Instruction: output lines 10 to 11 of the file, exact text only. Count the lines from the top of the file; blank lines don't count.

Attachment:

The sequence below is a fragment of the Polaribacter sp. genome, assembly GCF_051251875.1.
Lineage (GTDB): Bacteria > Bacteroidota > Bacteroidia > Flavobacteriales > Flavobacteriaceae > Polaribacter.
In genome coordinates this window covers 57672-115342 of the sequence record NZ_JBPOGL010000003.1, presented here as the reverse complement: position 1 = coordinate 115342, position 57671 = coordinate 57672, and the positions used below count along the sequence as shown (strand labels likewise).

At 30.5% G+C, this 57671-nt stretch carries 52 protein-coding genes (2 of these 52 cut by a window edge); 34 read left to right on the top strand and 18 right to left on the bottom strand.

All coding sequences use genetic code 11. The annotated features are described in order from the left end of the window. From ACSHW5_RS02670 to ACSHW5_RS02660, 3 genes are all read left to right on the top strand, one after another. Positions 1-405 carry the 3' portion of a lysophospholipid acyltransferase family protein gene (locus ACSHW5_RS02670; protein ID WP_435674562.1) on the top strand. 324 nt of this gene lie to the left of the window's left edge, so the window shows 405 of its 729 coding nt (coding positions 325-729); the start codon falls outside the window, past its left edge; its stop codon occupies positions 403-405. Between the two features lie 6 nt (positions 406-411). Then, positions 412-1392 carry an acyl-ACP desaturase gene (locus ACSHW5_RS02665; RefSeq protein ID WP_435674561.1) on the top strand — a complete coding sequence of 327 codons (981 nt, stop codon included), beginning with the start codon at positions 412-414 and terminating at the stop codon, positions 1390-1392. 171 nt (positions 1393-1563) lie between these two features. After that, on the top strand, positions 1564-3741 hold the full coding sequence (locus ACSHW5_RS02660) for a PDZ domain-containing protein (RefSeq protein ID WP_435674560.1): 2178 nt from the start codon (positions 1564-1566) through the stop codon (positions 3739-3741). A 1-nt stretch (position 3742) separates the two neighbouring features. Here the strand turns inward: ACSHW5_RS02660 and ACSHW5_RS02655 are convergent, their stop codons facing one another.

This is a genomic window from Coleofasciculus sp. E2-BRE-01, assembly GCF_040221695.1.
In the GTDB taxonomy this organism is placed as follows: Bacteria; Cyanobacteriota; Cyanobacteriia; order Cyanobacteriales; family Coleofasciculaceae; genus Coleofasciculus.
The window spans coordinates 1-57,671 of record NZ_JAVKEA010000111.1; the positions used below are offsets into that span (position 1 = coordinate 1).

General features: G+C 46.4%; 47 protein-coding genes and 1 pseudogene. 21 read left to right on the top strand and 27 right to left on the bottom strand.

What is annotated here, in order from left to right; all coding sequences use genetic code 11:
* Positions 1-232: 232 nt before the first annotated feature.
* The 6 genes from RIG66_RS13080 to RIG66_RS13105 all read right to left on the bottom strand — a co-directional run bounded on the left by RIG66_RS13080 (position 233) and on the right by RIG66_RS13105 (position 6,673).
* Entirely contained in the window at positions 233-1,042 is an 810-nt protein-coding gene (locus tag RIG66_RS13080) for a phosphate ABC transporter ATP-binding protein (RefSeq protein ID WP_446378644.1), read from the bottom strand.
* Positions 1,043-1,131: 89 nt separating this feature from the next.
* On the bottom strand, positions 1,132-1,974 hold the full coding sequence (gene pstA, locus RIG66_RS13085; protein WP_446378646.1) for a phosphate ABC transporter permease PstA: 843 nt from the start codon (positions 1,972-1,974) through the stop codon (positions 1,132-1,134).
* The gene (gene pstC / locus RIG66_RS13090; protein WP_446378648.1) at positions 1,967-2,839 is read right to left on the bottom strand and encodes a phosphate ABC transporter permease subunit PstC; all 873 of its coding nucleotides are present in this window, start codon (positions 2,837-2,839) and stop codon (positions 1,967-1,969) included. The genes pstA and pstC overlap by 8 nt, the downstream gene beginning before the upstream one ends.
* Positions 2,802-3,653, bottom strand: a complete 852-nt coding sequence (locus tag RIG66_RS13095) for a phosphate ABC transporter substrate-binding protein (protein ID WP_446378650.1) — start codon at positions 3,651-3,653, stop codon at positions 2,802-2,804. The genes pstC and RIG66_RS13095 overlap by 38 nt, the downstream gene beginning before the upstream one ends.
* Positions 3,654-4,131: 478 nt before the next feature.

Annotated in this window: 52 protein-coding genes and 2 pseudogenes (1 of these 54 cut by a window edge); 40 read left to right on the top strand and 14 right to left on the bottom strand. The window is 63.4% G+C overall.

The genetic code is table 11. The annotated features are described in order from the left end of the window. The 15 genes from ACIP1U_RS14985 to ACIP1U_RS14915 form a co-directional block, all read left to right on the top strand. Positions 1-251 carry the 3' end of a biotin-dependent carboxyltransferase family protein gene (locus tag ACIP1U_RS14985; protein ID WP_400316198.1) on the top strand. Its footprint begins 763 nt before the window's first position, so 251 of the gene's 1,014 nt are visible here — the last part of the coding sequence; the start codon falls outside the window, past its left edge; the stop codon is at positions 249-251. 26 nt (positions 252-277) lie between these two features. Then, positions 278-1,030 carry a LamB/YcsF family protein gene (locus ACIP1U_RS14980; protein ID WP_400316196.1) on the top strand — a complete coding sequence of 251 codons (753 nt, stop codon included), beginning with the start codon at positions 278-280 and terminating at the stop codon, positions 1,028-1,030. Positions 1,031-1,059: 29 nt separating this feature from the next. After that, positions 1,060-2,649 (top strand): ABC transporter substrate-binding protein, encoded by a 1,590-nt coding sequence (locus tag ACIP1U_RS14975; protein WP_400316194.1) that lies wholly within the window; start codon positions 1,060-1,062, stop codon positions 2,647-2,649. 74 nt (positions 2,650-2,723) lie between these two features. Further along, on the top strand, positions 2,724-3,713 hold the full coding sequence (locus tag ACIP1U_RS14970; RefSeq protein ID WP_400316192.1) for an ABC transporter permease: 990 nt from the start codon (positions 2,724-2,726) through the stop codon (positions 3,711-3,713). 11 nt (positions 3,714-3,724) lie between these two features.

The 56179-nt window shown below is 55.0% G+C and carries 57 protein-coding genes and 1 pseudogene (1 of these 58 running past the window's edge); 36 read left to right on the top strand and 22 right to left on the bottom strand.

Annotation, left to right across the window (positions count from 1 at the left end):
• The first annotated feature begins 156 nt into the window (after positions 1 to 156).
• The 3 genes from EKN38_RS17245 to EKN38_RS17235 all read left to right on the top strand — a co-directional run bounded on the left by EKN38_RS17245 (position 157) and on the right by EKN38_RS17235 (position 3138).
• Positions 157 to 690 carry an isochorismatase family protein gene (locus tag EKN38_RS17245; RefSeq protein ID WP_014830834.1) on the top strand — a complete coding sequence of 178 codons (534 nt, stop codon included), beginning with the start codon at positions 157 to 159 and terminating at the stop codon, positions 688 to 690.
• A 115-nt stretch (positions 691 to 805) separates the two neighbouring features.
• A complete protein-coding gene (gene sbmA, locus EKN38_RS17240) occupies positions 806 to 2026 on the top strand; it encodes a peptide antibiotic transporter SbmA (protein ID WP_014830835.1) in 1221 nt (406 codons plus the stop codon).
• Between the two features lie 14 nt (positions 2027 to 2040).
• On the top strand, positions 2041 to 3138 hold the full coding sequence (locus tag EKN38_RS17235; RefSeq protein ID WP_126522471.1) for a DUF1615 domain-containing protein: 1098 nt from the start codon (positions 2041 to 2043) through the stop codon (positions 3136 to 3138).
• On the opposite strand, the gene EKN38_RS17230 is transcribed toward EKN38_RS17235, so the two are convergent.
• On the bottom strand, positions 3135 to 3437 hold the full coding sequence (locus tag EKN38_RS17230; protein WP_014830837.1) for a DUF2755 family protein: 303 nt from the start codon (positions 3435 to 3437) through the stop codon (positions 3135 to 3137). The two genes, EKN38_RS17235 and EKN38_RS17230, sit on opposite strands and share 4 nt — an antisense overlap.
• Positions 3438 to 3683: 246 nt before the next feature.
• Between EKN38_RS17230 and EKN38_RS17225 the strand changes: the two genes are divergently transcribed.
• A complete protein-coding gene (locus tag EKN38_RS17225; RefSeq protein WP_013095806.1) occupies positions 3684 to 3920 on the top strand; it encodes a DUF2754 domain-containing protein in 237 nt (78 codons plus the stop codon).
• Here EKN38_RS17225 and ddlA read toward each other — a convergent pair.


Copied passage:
What is annotated here, in order from left to right; all coding sequences use genetic code 11:
* Positions 1-232: 232 nt before the first annotated feature.